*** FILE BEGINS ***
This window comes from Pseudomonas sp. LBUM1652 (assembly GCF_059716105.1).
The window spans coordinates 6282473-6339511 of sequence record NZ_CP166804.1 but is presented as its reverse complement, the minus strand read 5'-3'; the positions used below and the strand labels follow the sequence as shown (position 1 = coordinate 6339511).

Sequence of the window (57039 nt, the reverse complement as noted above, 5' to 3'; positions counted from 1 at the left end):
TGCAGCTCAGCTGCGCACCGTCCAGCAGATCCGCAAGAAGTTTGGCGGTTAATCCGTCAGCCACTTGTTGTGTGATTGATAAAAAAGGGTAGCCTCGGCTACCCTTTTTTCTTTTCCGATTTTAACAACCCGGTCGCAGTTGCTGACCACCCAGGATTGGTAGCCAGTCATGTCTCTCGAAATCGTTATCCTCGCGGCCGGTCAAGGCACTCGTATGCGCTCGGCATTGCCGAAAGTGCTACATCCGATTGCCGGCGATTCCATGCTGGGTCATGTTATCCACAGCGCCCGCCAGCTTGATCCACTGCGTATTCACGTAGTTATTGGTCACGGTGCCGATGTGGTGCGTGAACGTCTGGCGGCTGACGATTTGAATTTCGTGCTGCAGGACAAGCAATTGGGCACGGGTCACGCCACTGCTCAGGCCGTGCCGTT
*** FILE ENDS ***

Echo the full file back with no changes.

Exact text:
This window comes from Pseudomonas sp. LBUM1652 (assembly GCF_059716105.1).
The window spans coordinates 6282473-6339511 of sequence record NZ_CP166804.1 but is presented as its reverse complement, the minus strand read 5'-3'; the positions used below and the strand labels follow the sequence as shown (position 1 = coordinate 6339511).

Sequence of the window (57039 nt, the reverse complement as noted above, 5' to 3'; positions counted from 1 at the left end):
TGCAGCTCAGCTGCGCACCGTCCAGCAGATCCGCAAGAAGTTTGGCGGTTAATCCGTCAGCCACTTGTTGTGTGATTGATAAAAAAGGGTAGCCTCGGCTACCCTTTTTTCTTTTCCGATTTTAACAACCCGGTCGCAGTTGCTGACCACCCAGGATTGGTAGCCAGTCATGTCTCTCGAAATCGTTATCCTCGCGGCCGGTCAAGGCACTCGTATGCGCTCGGCATTGCCGAAAGTGCTACATCCGATTGCCGGCGATTCCATGCTGGGTCATGTTATCCACAGCGCCCGCCAGCTTGATCCACTGCGTATTCACGTAGTTATTGGTCACGGTGCCGATGTGGTGCGTGAACGTCTGGCGGCTGACGATTTGAATTTCGTGCTGCAGGACAAGCAATTGGGCACGGGTCACGCCACTGCTCAGGCCGTGCCGTT